Ask & Experiment

Ask & Experiment has experiments for you to try at home, activity books to download, PhysicsQuest resources for your school or after school group, and a way you can get your physics questions answered by real physicists.

PhysicsQuest

PhysicsQuest, a free competition for 6-9th grade students and after school groups, consisting of four science experiments that give students clues to solve a mystery. Classes can submit their answers online and be entered in a random drawing for prizes. PhysicsQuest kits are free to registered classrooms and groups. 

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Get creative and learn the basics of magnetism at the same time with this fun blend of art & science!

Surprising Sculptures with Magnetic Magic

Get creative and learn the basics of magnetism at the same time with this fun blend of art & science!


oobleck-thumb

Colorful Oobleck Fun

Make your own non-Newtonian fluid in this demo


soda in car On Saturday, I accidentally left a full cup of diet soda sitting in my car. It was originally full of ice, which of course melted over the course of a day and a half. When I got into my car on Monday morning, the straw was just over half full of soda, extending about 2" above the full level of soda in the cup. This condition held constant for quite some time, even when the cup was lifted and jiggled/disturbed. Once I had taken a tiny sip, the level of soda in the straw went back down to where I would have expected to find it (at the same level as the soda in the cup). Given that this was a standard lid (with an opening at the top for the straw that is certainly not airtight, nor was the top opening of the straw airtight at all) I could not imagine how the soda in the straw was being pushed or pressured to a higher level than the soda in the cup. The weather over the weekend was cold, but not freezing, averaging in the low 50's. Why did the liquid level in the straw from my soda rise above the liquid in the cup after being left in my car for the weekend?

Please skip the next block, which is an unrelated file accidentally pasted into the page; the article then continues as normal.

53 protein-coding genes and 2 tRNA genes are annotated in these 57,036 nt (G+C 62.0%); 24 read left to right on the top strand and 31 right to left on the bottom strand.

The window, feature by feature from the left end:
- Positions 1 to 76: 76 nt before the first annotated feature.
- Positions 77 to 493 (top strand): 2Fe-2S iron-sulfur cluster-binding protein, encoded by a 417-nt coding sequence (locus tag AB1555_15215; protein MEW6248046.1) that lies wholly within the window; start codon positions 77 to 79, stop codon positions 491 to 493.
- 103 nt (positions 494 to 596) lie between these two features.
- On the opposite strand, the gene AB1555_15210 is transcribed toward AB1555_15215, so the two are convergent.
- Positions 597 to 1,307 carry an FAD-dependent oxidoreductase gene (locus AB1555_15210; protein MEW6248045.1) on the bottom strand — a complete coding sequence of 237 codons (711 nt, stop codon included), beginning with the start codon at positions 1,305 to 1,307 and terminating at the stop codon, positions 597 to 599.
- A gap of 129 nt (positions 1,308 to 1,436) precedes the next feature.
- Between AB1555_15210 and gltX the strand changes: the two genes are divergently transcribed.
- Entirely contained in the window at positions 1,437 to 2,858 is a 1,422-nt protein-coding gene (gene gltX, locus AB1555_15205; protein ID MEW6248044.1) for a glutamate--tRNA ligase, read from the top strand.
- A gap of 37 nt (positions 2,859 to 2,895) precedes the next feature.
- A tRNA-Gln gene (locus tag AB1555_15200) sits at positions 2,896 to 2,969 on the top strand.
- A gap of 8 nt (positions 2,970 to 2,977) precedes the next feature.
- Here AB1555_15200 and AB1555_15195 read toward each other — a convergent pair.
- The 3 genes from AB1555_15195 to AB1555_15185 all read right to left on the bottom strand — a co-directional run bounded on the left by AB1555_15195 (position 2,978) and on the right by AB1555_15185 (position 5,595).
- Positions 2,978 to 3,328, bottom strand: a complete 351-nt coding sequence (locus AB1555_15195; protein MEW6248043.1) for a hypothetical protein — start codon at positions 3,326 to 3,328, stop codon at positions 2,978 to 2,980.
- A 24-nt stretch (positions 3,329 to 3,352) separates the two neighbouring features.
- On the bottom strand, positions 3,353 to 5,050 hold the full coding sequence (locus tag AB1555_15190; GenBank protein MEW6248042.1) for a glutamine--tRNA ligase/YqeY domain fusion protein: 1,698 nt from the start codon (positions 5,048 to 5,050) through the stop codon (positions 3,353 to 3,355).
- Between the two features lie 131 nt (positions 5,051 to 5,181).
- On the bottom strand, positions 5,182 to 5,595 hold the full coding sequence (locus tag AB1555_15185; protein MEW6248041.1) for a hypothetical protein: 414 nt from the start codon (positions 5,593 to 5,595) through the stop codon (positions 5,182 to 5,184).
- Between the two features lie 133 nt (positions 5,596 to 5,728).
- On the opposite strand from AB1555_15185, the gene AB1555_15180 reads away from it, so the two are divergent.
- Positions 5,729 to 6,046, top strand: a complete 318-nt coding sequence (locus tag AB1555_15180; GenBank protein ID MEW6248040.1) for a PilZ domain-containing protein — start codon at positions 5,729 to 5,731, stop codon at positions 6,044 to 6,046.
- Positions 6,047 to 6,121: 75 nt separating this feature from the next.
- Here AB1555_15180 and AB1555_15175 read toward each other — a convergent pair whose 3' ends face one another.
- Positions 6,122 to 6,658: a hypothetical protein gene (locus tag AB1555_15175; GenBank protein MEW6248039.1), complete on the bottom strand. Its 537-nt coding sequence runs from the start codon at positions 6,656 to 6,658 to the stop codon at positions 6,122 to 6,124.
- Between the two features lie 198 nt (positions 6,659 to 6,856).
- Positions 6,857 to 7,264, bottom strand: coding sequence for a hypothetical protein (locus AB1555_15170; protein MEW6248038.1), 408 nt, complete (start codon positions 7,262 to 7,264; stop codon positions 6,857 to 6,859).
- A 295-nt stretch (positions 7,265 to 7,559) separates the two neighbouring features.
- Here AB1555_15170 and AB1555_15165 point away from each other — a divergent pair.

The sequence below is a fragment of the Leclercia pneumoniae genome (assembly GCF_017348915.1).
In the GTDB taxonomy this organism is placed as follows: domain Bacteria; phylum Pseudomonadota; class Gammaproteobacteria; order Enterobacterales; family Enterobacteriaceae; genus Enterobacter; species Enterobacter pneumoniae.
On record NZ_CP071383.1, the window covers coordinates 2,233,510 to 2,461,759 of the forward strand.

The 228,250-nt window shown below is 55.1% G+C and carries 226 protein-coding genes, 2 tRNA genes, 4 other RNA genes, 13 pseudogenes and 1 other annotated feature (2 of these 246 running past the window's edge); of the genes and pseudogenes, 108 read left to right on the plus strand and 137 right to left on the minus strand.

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Activity Books

 

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